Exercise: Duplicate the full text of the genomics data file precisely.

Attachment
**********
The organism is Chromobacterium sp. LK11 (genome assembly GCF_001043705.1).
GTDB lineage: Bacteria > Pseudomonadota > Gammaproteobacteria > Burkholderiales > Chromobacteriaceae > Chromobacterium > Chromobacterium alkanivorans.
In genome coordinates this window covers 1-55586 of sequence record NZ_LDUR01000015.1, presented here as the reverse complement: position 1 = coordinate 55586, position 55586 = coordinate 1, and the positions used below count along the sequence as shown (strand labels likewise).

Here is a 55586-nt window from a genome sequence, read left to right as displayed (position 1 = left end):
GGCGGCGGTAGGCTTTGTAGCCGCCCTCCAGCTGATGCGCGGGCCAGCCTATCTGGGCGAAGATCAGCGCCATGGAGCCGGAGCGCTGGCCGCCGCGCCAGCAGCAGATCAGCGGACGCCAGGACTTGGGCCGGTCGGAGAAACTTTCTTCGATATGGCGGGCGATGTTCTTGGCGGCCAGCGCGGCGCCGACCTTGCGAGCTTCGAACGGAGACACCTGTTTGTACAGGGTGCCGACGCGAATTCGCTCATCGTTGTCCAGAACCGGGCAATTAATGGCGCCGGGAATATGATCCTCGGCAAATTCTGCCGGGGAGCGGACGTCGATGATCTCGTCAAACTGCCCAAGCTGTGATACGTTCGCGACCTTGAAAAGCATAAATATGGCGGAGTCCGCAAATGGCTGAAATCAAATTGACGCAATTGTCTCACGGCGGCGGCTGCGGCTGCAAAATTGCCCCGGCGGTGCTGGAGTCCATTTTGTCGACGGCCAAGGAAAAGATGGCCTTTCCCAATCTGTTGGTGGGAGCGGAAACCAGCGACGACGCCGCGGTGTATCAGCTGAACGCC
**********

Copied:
The organism is Chromobacterium sp. LK11 (genome assembly GCF_001043705.1).
GTDB lineage: Bacteria > Pseudomonadota > Gammaproteobacteria > Burkholderiales > Chromobacteriaceae > Chromobacterium > Chromobacterium alkanivorans.
In genome coordinates this window covers 1-55586 of sequence record NZ_LDUR01000015.1, presented here as the reverse complement: position 1 = coordinate 55586, position 55586 = coordinate 1, and the positions used below count along the sequence as shown (strand labels likewise).

Here is a 55586-nt window from a genome sequence, read left to right as displayed (position 1 = left end):
GGCGGCGGTAGGCTTTGTAGCCGCCCTCCAGCTGATGCGCGGGCCAGCCTATCTGGGCGAAGATCAGCGCCATGGAGCCGGAGCGCTGGCCGCCGCGCCAGCAGCAGATCAGCGGACGCCAGGACTTGGGCCGGTCGGAGAAACTTTCTTCGATATGGCGGGCGATGTTCTTGGCGGCCAGCGCGGCGCCGACCTTGCGAGCTTCGAACGGAGACACCTGTTTGTACAGGGTGCCGACGCGAATTCGCTCATCGTTGTCCAGAACCGGGCAATTAATGGCGCCGGGAATATGATCCTCGGCAAATTCTGCCGGGGAGCGGACGTCGATGATCTCGTCAAACTGCCCAAGCTGTGATACGTTCGCGACCTTGAAAAGCATAAATATGGCGGAGTCCGCAAATGGCTGAAATCAAATTGACGCAATTGTCTCACGGCGGCGGCTGCGGCTGCAAAATTGCCCCGGCGGTGCTGGAGTCCATTTTGTCGACGGCCAAGGAAAAGATGGCCTTTCCCAATCTGTTGGTGGGAGCGGAAACCAGCGACGACGCCGCGGTGTATCAGCTGAACGCC